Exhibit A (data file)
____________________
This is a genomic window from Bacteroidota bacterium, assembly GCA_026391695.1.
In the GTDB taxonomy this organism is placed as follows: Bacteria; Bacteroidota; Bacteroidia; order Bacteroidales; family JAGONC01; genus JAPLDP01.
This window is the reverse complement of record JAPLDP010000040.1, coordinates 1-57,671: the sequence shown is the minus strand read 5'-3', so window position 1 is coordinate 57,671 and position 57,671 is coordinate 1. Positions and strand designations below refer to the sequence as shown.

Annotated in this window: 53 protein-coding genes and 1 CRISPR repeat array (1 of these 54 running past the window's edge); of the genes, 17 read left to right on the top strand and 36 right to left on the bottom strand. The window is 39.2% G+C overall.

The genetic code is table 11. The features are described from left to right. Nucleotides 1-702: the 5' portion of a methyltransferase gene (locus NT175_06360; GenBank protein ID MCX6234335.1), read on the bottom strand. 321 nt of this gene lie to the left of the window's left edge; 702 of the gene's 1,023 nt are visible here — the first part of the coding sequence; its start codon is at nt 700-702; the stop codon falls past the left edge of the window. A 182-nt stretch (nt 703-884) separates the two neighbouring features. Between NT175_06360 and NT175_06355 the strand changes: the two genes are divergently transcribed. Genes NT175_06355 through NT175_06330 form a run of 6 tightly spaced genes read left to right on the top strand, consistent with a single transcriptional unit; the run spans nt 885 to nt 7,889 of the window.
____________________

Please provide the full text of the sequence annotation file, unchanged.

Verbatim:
This is a genomic window from Bacteroidota bacterium, assembly GCA_026391695.1.
In the GTDB taxonomy this organism is placed as follows: Bacteria; Bacteroidota; Bacteroidia; order Bacteroidales; family JAGONC01; genus JAPLDP01.
This window is the reverse complement of record JAPLDP010000040.1, coordinates 1-57,671: the sequence shown is the minus strand read 5'-3', so window position 1 is coordinate 57,671 and position 57,671 is coordinate 1. Positions and strand designations below refer to the sequence as shown.

Annotated in this window: 53 protein-coding genes and 1 CRISPR repeat array (1 of these 54 running past the window's edge); of the genes, 17 read left to right on the top strand and 36 right to left on the bottom strand. The window is 39.2% G+C overall.

The genetic code is table 11. The features are described from left to right. Nucleotides 1-702: the 5' portion of a methyltransferase gene (locus NT175_06360; GenBank protein ID MCX6234335.1), read on the bottom strand. 321 nt of this gene lie to the left of the window's left edge; 702 of the gene's 1,023 nt are visible here — the first part of the coding sequence; its start codon is at nt 700-702; the stop codon falls past the left edge of the window. A 182-nt stretch (nt 703-884) separates the two neighbouring features. Between NT175_06360 and NT175_06355 the strand changes: the two genes are divergently transcribed. Genes NT175_06355 through NT175_06330 form a run of 6 tightly spaced genes read left to right on the top strand, consistent with a single transcriptional unit; the run spans nt 885 to nt 7,889 of the window.